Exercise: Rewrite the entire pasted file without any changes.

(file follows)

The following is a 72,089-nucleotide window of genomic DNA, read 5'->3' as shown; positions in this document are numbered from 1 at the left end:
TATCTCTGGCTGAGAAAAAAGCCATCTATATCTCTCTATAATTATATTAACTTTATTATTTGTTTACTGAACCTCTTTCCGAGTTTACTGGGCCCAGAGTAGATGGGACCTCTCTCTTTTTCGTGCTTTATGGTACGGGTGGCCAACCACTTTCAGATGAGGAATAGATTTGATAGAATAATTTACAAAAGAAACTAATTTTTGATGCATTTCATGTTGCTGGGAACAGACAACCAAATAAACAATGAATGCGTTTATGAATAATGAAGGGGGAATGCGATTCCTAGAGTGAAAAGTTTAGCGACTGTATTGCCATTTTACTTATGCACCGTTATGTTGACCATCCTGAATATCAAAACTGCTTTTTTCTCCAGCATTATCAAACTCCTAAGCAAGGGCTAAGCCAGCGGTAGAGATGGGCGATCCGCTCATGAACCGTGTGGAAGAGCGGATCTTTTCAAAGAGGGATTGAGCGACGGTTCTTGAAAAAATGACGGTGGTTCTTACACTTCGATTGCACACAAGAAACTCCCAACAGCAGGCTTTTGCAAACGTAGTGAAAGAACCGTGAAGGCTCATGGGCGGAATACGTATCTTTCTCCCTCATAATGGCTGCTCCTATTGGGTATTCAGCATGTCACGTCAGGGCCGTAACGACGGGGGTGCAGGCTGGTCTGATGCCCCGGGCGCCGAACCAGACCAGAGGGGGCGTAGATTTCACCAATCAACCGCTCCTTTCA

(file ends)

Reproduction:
The following is a 72,089-nucleotide window of genomic DNA, read 5'->3' as shown; positions in this document are numbered from 1 at the left end:
TATCTCTGGCTGAGAAAAAAGCCATCTATATCTCTCTATAATTATATTAACTTTATTATTTGTTTACTGAACCTCTTTCCGAGTTTACTGGGCCCAGAGTAGATGGGACCTCTCTCTTTTTCGTGCTTTATGGTACGGGTGGCCAACCACTTTCAGATGAGGAATAGATTTGATAGAATAATTTACAAAAGAAACTAATTTTTGATGCATTTCATGTTGCTGGGAACAGACAACCAAATAAACAATGAATGCGTTTATGAATAATGAAGGGGGAATGCGATTCCTAGAGTGAAAAGTTTAGCGACTGTATTGCCATTTTACTTATGCACCGTTATGTTGACCATCCTGAATATCAAAACTGCTTTTTTCTCCAGCATTATCAAACTCCTAAGCAAGGGCTAAGCCAGCGGTAGAGATGGGCGATCCGCTCATGAACCGTGTGGAAGAGCGGATCTTTTCAAAGAGGGATTGAGCGACGGTTCTTGAAAAAATGACGGTGGTTCTTACACTTCGATTGCACACAAGAAACTCCCAACAGCAGGCTTTTGCAAACGTAGTGAAAGAACCGTGAAGGCTCATGGGCGGAATACGTATCTTTCTCCCTCATAATGGCTGCTCCTATTGGGTATTCAGCATGTCACGTCAGGGCCGTAACGACGGGGGTGCAGGCTGGTCTGATGCCCCGGGCGCCGAACCAGACCAGAGGGGGCGTAGATTTCACCAATCAACCGCTCCTTTCA